While I’m waiting to hear back from someone, I can be working on my second book. I’m more than halfway through the first writing. I should be ready to make my first proof copy in 6 months or less. That way, if a publisher comes back and says, “We’ll take it, and we want to make it YA, so give us that sequel in 6 months,” I’ll be ahead of the game on sequels and maybe I won’t put out something crappy.

It’s Starting to Come Together

Hey, look, I do know where my blog is, and how to post.

I have had several other projects going on that have kept me busy the past week. First, I finally motivated to doing some serious house cleaning, which has turned into rearranging the living room and buying more bookcases. I still have a lot of work to do to get everything the way I want it, but I’m liking the changes.

Are you stuck with your writing? Is your general creativity at a low ebb? Rearrange the room where you do most of your creative work. Even if you don’t add or subtract anything, stirring up your things seems to stir up ideas.

I have to say it’s working for me. Just a day after moving the living room around (not where I do my writing, but it’s the first room you see when you come into the house, and you can’t go anywhere in the house without passing through it, so it’s logistically important), I have come tantalizingly close to writing the end of my third book. I’ve had the epilogue written, so I knew, more or less, who survives and who dies, but I had no idea how any of my characters get to that point.

But yesterday a plot started forming in my head, and I began writing some of the scenes which will lead to the grand finale. I was crying and shooting characters in the back of the head in a mass suicide. It was fabulous! I don’t think I’ve written anything good unless I’ve made myself cry or laugh.

Need help motivating to clean your house up or rearrange? I recommend Clear Your Clutter with Feng Shui by Karen Kingston. I read this book in college and it completely changed the way I look at stuff. When I need a kick in the pants, I re-read it, then go through my house, tossing stuff or giving it away.
The show Hoarders is also pretty motivating to cleaning up. I watched the first episode and immediately went out and swept off our front porch (something it’s needed since the fall!)

I am a good writer, I am a good writer, I am a good writer…

Getting Published Protip #57: Get some balls of steel, because rejection is a lot like a kick in the crotch,* and you’ll need the ability to take repeated assaults.

*Author is not a man, so she can only assume there is a comparison. She has suffered some shots across the boobs, but she never whined about it. The hockey stick across the shins in P.E. class, though, did lay her low.

What’s the carnage count so far? I have put in 24 query letters. I have received 9 rejection letters and 1 request for additional materials (I never heard back after submitting the additional materials). Only 41% of the people I’ve queried have responded. If you count all the non-responses as rejections (which they, in effect, are), I have a total of 24 rejections.

Is it any wonder I drag my feet when it comes to doing query letters at this point? Or why I do a batch and then spend several months recovering? Still, my book won’t get published sitting on my couch (in a lovely proof edition).

I just sent out #25. God help me.

Another Agent List

Fantasy Agents List (Even if you don’t write fantasy–or fiction–there is a drop-down box that allows you to choose a genre and find agents in your specialty.)

This site was recommended by some folks on Absolutewrite.com. I already see some agents I have applied to (using a paid listing service; this one is free!), but there are also some I’ve missed. (This is when my Excel spreadsheet comes in handy; since I kept track of everything I sent out previously, I don’t have to worry about duplicating.) I did four queries today!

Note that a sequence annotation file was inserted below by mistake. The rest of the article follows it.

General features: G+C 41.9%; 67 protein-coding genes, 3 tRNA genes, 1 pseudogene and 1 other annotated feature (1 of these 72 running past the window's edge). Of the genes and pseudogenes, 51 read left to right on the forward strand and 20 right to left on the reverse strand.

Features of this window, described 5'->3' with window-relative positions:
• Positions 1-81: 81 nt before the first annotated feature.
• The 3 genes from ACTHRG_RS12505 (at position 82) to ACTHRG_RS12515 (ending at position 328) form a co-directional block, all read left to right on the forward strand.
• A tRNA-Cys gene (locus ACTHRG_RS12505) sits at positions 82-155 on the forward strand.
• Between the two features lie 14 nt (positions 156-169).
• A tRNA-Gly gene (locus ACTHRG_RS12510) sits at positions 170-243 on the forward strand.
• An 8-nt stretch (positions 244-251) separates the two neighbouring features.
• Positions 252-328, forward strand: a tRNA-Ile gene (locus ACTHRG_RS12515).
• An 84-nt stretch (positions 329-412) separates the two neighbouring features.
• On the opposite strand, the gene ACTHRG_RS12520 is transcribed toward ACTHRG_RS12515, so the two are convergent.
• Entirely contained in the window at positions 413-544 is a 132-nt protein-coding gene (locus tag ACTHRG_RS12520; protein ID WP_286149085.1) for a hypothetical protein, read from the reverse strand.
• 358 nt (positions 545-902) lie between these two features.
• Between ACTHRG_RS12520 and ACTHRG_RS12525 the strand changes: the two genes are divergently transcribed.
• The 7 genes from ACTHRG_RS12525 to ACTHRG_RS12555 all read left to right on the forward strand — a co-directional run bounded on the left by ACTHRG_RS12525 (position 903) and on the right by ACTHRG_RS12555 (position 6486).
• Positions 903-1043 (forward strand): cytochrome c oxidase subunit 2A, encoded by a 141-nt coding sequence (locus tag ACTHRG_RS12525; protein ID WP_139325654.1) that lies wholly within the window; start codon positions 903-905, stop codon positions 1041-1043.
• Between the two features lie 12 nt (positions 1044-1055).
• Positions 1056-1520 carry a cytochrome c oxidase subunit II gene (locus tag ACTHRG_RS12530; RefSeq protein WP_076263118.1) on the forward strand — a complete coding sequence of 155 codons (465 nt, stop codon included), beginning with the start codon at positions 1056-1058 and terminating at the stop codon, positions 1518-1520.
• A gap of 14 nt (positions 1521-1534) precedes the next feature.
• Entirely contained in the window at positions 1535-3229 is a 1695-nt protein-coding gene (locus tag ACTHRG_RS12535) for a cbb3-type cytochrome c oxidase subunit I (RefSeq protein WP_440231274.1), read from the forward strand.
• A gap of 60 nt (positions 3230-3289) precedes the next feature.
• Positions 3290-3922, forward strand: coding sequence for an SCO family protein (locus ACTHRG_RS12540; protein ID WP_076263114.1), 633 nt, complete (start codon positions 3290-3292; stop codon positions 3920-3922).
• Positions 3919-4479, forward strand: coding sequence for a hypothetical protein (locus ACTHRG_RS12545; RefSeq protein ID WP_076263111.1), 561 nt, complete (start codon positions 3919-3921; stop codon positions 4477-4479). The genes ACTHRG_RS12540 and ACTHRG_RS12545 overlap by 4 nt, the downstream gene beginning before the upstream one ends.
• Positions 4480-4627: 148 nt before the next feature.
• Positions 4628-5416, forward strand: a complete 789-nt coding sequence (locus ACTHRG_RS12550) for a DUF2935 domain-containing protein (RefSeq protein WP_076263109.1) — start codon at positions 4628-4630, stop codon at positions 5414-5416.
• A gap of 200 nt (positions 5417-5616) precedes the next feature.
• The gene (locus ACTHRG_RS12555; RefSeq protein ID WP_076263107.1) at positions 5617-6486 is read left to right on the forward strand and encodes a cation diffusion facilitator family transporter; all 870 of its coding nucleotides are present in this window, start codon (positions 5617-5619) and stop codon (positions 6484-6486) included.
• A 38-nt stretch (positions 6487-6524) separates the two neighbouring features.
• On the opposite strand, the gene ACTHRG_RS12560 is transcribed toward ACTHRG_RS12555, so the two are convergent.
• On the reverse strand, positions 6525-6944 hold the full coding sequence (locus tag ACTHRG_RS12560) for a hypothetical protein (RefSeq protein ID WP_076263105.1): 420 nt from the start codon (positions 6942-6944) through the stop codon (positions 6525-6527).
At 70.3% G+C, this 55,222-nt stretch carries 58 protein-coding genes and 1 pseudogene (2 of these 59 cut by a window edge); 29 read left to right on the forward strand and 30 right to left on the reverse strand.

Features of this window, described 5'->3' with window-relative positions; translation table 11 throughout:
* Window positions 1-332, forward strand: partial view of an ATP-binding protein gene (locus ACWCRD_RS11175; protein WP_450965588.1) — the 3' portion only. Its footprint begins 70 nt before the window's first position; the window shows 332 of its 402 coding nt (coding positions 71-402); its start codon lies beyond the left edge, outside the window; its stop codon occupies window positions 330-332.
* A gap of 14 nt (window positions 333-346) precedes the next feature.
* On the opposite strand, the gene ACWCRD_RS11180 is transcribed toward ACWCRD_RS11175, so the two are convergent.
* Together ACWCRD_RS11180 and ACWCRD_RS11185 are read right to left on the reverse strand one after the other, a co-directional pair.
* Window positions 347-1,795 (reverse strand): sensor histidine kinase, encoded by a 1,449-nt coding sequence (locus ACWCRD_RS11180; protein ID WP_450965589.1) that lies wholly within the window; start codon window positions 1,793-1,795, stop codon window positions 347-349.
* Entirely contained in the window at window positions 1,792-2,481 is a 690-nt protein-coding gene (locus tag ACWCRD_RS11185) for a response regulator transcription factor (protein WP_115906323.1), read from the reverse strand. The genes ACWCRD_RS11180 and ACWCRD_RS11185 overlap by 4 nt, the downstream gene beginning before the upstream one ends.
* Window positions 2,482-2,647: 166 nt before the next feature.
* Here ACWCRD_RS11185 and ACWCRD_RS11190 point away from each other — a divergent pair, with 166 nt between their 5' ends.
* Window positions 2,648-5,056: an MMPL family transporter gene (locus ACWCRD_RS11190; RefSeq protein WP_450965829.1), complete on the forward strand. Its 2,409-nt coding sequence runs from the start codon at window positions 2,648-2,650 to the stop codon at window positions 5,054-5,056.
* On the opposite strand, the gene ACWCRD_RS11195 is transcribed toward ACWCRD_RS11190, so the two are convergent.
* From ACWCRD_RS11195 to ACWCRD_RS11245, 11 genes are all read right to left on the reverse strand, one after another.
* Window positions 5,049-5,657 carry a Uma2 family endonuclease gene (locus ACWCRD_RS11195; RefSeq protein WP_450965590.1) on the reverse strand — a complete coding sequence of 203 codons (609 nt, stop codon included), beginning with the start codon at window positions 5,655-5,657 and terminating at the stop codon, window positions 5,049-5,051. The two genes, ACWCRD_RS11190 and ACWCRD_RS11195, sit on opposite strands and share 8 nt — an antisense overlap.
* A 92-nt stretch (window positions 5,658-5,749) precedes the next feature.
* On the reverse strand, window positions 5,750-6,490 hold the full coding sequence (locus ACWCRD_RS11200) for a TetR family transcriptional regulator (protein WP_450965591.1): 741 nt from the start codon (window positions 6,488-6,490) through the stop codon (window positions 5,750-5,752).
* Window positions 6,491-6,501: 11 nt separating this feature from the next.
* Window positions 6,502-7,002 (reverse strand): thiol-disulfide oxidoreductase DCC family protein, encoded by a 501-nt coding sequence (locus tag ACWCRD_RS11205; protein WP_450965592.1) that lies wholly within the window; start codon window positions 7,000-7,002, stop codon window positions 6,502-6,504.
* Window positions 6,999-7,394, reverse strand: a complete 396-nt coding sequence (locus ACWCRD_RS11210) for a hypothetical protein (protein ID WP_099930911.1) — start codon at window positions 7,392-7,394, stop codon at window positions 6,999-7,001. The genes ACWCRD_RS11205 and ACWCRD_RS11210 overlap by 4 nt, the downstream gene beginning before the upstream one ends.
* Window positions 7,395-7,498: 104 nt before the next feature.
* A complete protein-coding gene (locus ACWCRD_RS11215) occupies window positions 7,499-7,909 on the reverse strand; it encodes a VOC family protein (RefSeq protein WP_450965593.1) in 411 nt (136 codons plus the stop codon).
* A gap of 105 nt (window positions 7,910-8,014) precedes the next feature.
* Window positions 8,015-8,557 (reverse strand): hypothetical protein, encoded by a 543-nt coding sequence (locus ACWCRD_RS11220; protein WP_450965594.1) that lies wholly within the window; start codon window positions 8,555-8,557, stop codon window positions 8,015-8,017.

This literary agent has an interesting list of novel prompts. You can sign up to their Twitter feed to get them regularly, or look through them on this page. These are great to use if you are stuck in your novel and you need inspiration.

I just ordered my third proof copy of my book. My husband and I are going to look through it one last time for grammatical errors and he’s going to double-check my gun usage for accuracy. Then I’m going to see if a friend will read it and help me with my synopsis before I start querying publishers. I’m still worried that my synopsis sounds much more boring than my book. I think, though, that my query (which is what most agents want instead) is good.

In a completely unrelated segment:

Breathtaking Photos of Spectacular Places on Earth – This website has some wonderful landscapes. I saved them to my work computer to use as desktop backgrounds.

Getting Honestly Published

Here is some information for people who are trying to get published, or are seriously considering it.

Thumbs Down Agency List – The Science Fiction and Fantasy Writers of America (SFWA) website maintains this list of known scammer agencies (it’s by no means an exhaustive list, but it’s a good place to start). They also provide a list of things a reputable agency will not do (i.e. charge you an upfront fee for representation).

Here is an informal survey of sci-fi and fantasy writers and the average advance they receive when they sell a book, and how many sell a book with and without an agent. (I’ll throw in a spoiler: people with agents tend to receive, on average, higher advances.

Writer Beware: Learning the Ropes – How best to research the agent/publishing market in order to avoid being scammed.

Science Fiction, Horror and Fantasy Book Publishers – A list of publishers–large and small, print and electronic, novel and magazine–who publish these genres. You will probably do better financially with a large publisher, but you’re probably more likely to get a response from a small publisher. Of course you need to be prepared to do a lot of your own marketing (or get an agent that is serious about handling that), but you will probably need to do more with a small publisher.

On a lot of publishers’ websites, you will have to do some serious digging to find out if they accept queries direct from authors. And before you get your hopes up, a lot of publishers won’t accept from an unagented author (especially true of large publishers; less true of small ones).